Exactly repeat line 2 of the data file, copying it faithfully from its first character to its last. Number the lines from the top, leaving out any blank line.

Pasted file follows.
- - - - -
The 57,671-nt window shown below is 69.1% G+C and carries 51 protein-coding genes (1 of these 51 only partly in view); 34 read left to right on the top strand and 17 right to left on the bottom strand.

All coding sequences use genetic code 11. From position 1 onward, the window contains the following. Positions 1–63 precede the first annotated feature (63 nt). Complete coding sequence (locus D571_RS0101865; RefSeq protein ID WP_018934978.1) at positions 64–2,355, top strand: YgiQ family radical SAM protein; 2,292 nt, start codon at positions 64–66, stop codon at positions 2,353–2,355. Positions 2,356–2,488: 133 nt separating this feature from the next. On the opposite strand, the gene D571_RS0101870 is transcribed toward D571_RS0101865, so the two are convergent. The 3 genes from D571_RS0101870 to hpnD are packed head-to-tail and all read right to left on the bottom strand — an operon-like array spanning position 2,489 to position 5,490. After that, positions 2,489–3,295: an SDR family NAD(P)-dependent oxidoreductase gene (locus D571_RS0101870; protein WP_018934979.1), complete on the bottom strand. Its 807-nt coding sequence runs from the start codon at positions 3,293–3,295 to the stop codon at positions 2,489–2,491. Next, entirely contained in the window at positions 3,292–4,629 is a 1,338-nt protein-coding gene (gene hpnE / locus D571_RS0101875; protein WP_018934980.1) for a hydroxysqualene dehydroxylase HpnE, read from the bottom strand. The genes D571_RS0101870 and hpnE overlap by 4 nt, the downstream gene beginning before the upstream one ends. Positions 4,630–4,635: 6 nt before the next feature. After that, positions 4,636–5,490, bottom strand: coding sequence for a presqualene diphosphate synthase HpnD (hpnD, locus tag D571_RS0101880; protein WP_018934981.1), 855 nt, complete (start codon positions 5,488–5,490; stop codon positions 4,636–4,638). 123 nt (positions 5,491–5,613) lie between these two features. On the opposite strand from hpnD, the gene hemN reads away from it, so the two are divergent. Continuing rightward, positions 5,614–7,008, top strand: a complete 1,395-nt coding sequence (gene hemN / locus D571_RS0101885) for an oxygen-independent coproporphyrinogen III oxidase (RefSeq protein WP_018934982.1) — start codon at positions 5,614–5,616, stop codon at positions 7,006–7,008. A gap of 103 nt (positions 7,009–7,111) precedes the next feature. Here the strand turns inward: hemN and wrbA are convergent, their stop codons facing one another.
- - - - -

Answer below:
All coding sequences use genetic code 11. From position 1 onward, the window contains the following. Positions 1–63 precede the first annotated feature (63 nt). Complete coding sequence (locus D571_RS0101865; RefSeq protein ID WP_018934978.1) at positions 64–2,355, top strand: YgiQ family radical SAM protein; 2,292 nt, start codon at positions 64–66, stop codon at positions 2,353–2,355. Positions 2,356–2,488: 133 nt separating this feature from the next. On the opposite strand, the gene D571_RS0101870 is transcribed toward D571_RS0101865, so the two are convergent. The 3 genes from D571_RS0101870 to hpnD are packed head-to-tail and all read right to left on the bottom strand — an operon-like array spanning position 2,489 to position 5,490. After that, positions 2,489–3,295: an SDR family NAD(P)-dependent oxidoreductase gene (locus D571_RS0101870; protein WP_018934979.1), complete on the bottom strand. Its 807-nt coding sequence runs from the start codon at positions 3,293–3,295 to the stop codon at positions 2,489–2,491. Next, entirely contained in the window at positions 3,292–4,629 is a 1,338-nt protein-coding gene (gene hpnE / locus D571_RS0101875; protein WP_018934980.1) for a hydroxysqualene dehydroxylase HpnE, read from the bottom strand. The genes D571_RS0101870 and hpnE overlap by 4 nt, the downstream gene beginning before the upstream one ends. Positions 4,630–4,635: 6 nt before the next feature. After that, positions 4,636–5,490, bottom strand: coding sequence for a presqualene diphosphate synthase HpnD (hpnD, locus tag D571_RS0101880; protein WP_018934981.1), 855 nt, complete (start codon positions 5,488–5,490; stop codon positions 4,636–4,638). 123 nt (positions 5,491–5,613) lie between these two features. On the opposite strand from hpnD, the gene hemN reads away from it, so the two are divergent. Continuing rightward, positions 5,614–7,008, top strand: a complete 1,395-nt coding sequence (gene hemN / locus D571_RS0101885) for an oxygen-independent coproporphyrinogen III oxidase (RefSeq protein WP_018934982.1) — start codon at positions 5,614–5,616, stop codon at positions 7,006–7,008. A gap of 103 nt (positions 7,009–7,111) precedes the next feature. Here the strand turns inward: hemN and wrbA are convergent, their stop codons facing one another.